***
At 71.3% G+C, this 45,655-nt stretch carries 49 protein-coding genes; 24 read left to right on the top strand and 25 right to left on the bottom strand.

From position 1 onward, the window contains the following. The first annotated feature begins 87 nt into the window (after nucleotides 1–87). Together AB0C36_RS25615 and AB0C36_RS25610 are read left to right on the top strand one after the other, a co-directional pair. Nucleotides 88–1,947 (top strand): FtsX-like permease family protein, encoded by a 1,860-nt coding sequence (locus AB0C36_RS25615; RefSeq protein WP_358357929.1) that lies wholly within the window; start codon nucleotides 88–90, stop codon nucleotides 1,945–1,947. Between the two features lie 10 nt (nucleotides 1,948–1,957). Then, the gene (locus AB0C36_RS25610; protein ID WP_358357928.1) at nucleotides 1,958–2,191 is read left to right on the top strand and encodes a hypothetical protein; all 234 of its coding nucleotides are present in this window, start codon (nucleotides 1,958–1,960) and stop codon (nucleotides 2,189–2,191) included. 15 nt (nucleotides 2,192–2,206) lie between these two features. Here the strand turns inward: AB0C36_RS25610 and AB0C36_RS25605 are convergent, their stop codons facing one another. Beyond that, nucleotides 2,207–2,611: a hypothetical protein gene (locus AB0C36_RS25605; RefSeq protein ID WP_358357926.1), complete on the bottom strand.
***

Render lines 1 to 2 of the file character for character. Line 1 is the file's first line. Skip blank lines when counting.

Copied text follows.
At 71.3% G+C, this 45,655-nt stretch carries 49 protein-coding genes; 24 read left to right on the top strand and 25 right to left on the bottom strand.

From position 1 onward, the window contains the following. The first annotated feature begins 87 nt into the window (after nucleotides 1–87). Together AB0C36_RS25615 and AB0C36_RS25610 are read left to right on the top strand one after the other, a co-directional pair. Nucleotides 88–1,947 (top strand): FtsX-like permease family protein, encoded by a 1,860-nt coding sequence (locus AB0C36_RS25615; RefSeq protein WP_358357929.1) that lies wholly within the window; start codon nucleotides 88–90, stop codon nucleotides 1,945–1,947. Between the two features lie 10 nt (nucleotides 1,948–1,957). Then, the gene (locus AB0C36_RS25610; protein ID WP_358357928.1) at nucleotides 1,958–2,191 is read left to right on the top strand and encodes a hypothetical protein; all 234 of its coding nucleotides are present in this window, start codon (nucleotides 1,958–1,960) and stop codon (nucleotides 2,189–2,191) included. 15 nt (nucleotides 2,192–2,206) lie between these two features. Here the strand turns inward: AB0C36_RS25610 and AB0C36_RS25605 are convergent, their stop codons facing one another. Beyond that, nucleotides 2,207–2,611: a hypothetical protein gene (locus AB0C36_RS25605; RefSeq protein ID WP_358357926.1), complete on the bottom strand.